by David Karp.Vanguard, $3.50.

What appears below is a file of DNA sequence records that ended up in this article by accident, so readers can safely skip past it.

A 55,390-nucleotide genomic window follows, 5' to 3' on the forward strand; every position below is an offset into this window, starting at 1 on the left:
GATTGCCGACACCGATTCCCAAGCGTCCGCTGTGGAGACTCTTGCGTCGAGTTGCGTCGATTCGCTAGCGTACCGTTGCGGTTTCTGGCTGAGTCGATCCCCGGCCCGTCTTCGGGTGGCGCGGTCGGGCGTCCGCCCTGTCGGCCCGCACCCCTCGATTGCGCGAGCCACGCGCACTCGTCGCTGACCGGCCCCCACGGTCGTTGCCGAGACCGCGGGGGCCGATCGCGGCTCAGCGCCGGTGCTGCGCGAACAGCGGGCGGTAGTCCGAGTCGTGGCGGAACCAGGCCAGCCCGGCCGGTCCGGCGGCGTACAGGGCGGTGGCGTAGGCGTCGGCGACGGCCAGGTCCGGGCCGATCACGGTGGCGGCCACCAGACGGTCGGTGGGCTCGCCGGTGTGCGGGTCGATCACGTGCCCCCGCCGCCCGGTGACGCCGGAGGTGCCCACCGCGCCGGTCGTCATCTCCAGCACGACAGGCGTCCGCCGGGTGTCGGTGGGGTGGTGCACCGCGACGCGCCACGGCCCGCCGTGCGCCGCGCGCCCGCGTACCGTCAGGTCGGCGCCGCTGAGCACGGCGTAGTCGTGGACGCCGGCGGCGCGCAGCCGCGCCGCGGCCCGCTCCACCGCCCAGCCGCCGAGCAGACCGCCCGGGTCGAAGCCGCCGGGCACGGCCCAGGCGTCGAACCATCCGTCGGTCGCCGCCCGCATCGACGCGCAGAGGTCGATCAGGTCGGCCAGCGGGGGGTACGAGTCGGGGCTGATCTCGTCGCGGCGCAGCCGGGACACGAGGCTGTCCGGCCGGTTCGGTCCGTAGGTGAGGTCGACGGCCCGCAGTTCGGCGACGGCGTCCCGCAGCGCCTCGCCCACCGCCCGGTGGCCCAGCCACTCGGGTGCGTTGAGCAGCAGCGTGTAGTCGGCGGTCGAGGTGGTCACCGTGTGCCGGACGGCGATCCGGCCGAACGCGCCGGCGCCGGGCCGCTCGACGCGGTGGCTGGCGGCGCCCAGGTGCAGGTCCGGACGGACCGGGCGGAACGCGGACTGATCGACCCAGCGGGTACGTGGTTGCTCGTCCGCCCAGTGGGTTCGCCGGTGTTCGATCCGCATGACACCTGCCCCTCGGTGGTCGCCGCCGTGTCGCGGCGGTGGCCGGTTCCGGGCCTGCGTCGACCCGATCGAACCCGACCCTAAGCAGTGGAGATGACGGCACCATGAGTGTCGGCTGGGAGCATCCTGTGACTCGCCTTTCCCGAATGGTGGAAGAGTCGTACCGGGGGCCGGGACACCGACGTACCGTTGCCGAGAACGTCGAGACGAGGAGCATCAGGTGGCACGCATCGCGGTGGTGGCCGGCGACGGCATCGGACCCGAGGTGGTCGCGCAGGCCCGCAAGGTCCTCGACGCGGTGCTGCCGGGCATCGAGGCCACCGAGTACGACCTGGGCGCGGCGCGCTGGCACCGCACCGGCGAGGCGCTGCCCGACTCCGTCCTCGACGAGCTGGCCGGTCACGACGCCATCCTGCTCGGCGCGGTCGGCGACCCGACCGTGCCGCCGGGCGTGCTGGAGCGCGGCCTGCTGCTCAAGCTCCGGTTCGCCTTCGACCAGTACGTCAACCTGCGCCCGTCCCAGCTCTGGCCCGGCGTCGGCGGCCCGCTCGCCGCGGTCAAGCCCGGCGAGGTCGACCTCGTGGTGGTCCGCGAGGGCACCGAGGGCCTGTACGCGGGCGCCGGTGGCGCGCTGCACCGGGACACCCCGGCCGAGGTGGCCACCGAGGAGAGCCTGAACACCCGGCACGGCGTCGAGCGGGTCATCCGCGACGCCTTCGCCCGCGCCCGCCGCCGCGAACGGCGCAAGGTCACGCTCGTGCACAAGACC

This first novel offers us a chilling vision of the kind of Utopia that might take shape if the aims of our zealots for conformity were carried to their logical extreme. In Mr. Karp’s state of the future, virtually flawless conformity prevails. Countless state spies file daily reports on their associates in which the slightest sign of heresy is meticulously noted. Those guilty of heresy are patiently “ reclaimed" by a process of brain washing; hopeless cases are reluctantly destroyed as carriers of infection. Mr. Karp’s story centers on a mild-mannered professor who is found to be the worst sort of heretic. The “Department” concludes that he must be killed, but one of its most brilliant and inhuman officials is granted a chance to try to “salvage” him. “I’m going to pulverize this man’s identity,” says inquisitor Lark. “I’m going to reduce him to a cipher — from one to nothing.” How Lark goes about doing this, and with what results, makes a gripping and provocative story. Mr. Karp is no George Orwell, but his book is a superior thriller which dramatizes a point that cannot, at this juncture, be dramatized too often.